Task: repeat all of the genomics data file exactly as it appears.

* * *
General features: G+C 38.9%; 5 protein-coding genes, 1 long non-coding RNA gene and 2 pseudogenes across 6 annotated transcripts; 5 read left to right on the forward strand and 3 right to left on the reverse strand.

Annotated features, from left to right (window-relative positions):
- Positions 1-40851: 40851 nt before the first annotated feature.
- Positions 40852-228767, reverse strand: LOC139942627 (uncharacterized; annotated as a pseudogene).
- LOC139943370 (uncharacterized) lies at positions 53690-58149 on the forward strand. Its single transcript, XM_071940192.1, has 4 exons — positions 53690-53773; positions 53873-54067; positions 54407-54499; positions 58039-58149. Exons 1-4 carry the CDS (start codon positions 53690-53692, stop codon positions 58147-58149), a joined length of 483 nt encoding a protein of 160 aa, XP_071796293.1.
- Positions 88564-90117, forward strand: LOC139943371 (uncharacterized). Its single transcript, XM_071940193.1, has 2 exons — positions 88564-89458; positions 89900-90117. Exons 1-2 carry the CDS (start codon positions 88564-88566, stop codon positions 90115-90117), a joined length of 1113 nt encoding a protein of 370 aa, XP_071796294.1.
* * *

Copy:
General features: G+C 38.9%; 5 protein-coding genes, 1 long non-coding RNA gene and 2 pseudogenes across 6 annotated transcripts; 5 read left to right on the forward strand and 3 right to left on the reverse strand.

Annotated features, from left to right (window-relative positions):
- Positions 1-40851: 40851 nt before the first annotated feature.
- Positions 40852-228767, reverse strand: LOC139942627 (uncharacterized; annotated as a pseudogene).
- LOC139943370 (uncharacterized) lies at positions 53690-58149 on the forward strand. Its single transcript, XM_071940192.1, has 4 exons — positions 53690-53773; positions 53873-54067; positions 54407-54499; positions 58039-58149. Exons 1-4 carry the CDS (start codon positions 53690-53692, stop codon positions 58147-58149), a joined length of 483 nt encoding a protein of 160 aa, XP_071796293.1.
- Positions 88564-90117, forward strand: LOC139943371 (uncharacterized). Its single transcript, XM_071940193.1, has 2 exons — positions 88564-89458; positions 89900-90117. Exons 1-2 carry the CDS (start codon positions 88564-88566, stop codon positions 90115-90117), a joined length of 1113 nt encoding a protein of 370 aa, XP_071796294.1.